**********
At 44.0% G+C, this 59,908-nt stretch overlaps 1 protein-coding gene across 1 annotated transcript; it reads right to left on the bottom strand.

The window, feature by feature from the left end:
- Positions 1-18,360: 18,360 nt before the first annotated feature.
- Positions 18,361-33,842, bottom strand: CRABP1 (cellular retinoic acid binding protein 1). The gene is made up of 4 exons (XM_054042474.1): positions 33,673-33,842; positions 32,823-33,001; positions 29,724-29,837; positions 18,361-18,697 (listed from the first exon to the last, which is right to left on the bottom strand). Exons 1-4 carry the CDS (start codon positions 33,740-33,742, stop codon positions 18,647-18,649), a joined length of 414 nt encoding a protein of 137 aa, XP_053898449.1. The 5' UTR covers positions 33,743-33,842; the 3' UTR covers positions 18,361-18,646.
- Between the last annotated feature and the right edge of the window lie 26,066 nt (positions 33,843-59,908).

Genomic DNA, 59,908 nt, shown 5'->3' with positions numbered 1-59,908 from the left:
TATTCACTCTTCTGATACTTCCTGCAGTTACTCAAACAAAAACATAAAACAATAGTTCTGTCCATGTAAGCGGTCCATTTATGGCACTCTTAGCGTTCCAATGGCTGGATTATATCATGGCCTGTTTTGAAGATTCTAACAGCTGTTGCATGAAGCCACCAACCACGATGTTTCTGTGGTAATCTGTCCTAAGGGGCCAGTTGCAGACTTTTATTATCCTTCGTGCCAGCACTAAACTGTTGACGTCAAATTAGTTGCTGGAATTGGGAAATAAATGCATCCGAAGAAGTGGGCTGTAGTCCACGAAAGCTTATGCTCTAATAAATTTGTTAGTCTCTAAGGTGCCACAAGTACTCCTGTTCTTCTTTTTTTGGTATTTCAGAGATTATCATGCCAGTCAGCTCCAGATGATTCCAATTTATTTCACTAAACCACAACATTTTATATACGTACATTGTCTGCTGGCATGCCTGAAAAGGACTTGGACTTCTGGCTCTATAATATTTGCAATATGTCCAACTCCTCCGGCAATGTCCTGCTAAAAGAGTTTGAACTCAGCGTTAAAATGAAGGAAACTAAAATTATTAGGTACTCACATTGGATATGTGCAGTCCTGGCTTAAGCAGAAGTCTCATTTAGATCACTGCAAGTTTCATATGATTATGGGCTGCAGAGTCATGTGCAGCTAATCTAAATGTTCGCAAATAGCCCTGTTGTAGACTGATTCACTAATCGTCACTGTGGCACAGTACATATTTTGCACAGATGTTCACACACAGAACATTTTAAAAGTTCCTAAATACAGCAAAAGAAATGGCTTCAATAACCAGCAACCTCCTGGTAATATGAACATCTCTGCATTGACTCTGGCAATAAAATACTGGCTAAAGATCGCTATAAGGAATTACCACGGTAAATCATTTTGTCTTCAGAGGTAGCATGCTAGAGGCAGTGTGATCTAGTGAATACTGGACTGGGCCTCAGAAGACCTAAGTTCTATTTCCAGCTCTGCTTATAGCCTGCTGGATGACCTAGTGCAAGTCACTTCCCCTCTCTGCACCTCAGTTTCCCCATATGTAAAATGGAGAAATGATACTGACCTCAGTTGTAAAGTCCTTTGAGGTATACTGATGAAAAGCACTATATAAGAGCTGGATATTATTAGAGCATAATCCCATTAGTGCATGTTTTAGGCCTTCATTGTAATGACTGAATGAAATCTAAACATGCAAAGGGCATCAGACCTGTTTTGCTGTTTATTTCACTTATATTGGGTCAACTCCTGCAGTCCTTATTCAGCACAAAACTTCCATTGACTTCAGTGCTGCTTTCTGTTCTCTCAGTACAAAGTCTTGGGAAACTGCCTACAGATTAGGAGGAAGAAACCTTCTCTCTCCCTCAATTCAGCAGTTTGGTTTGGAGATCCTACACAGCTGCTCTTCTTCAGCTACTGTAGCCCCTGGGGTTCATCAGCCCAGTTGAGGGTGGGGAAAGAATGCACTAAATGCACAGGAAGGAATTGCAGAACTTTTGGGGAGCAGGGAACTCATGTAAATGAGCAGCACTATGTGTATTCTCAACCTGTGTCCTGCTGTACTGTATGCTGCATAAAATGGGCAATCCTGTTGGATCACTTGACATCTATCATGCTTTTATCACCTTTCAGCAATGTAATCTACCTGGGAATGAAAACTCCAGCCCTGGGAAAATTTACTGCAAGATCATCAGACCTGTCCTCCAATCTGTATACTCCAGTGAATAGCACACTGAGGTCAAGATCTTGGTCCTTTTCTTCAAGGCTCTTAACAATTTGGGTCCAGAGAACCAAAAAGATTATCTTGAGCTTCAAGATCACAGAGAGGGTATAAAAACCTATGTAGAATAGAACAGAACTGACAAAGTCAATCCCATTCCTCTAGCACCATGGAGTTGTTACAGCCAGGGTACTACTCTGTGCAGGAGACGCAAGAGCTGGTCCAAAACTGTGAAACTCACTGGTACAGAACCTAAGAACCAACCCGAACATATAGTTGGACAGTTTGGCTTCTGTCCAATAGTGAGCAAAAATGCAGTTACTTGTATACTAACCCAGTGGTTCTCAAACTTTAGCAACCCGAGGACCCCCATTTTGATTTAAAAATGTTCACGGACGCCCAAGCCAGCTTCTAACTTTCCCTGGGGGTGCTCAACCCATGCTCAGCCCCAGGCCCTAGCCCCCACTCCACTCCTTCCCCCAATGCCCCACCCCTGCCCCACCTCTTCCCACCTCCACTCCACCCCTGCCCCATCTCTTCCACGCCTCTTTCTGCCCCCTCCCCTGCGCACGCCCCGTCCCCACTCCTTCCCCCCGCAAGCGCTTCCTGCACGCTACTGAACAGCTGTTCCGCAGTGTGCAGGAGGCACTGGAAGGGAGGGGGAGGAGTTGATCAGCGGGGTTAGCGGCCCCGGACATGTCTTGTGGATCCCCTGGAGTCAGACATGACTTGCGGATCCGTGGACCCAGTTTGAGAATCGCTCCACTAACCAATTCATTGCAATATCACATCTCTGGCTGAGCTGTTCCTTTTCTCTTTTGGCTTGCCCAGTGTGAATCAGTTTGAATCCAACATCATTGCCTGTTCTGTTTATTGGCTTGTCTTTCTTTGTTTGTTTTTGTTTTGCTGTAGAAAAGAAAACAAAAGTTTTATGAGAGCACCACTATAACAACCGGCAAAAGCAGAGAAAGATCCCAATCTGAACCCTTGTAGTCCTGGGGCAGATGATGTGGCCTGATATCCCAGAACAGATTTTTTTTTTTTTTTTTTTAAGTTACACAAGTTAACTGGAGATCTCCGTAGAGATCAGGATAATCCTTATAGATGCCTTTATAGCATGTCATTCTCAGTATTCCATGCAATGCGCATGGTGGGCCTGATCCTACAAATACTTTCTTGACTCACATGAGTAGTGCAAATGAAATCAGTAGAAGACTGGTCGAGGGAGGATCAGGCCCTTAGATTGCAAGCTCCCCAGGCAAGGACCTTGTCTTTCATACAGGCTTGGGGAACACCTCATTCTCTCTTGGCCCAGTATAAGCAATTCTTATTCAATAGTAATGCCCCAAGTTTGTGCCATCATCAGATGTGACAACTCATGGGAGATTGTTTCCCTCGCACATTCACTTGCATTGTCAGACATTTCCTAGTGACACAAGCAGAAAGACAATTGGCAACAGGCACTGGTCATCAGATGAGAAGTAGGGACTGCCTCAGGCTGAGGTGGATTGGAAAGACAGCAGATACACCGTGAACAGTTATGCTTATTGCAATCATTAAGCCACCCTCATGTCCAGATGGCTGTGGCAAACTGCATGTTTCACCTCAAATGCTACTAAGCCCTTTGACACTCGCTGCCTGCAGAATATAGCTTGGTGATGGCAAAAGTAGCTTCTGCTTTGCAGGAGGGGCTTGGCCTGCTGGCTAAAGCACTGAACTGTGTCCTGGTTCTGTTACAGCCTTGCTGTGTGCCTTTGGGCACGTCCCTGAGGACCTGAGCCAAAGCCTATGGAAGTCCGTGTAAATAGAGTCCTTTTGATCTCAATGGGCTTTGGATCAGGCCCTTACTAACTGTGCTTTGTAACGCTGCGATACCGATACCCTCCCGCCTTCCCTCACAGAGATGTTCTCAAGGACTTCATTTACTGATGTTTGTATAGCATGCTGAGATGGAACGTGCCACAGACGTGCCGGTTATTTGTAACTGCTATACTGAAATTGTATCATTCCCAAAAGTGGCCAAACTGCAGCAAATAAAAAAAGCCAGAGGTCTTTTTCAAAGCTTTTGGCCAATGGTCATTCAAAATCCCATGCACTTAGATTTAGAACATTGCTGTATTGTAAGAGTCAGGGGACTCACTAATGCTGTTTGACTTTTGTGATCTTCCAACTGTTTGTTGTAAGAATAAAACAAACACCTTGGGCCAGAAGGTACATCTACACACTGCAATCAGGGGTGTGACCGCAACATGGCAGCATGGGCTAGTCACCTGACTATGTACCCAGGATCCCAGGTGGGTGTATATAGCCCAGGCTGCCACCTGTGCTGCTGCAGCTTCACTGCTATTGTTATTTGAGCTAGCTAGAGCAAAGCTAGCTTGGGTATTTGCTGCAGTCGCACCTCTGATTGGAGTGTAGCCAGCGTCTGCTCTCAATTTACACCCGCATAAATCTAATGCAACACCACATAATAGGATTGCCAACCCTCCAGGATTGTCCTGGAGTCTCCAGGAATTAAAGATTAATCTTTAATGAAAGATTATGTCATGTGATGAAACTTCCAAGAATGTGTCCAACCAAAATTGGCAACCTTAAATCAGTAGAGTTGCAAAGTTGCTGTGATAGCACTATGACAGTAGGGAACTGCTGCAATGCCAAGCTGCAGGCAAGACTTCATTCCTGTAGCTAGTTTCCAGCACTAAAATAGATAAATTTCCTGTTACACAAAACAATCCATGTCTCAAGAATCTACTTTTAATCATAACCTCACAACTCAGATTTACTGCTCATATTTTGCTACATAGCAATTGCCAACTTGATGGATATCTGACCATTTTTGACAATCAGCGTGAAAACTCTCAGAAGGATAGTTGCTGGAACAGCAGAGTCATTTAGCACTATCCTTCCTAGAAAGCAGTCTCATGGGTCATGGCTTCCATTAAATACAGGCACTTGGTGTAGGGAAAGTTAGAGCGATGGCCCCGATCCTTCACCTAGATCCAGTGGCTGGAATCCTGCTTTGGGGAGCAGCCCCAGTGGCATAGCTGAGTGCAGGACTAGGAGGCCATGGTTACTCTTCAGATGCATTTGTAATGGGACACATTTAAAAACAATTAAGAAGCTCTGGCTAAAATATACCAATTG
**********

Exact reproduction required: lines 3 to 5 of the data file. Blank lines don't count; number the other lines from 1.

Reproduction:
- Positions 1-18,360: 18,360 nt before the first annotated feature.
- Positions 18,361-33,842, bottom strand: CRABP1 (cellular retinoic acid binding protein 1). The gene is made up of 4 exons (XM_054042474.1): positions 33,673-33,842; positions 32,823-33,001; positions 29,724-29,837; positions 18,361-18,697 (listed from the first exon to the last, which is right to left on the bottom strand). Exons 1-4 carry the CDS (start codon positions 33,740-33,742, stop codon positions 18,647-18,649), a joined length of 414 nt encoding a protein of 137 aa, XP_053898449.1. The 5' UTR covers positions 33,743-33,842; the 3' UTR covers positions 18,361-18,646.
- Between the last annotated feature and the right edge of the window lie 26,066 nt (positions 33,843-59,908).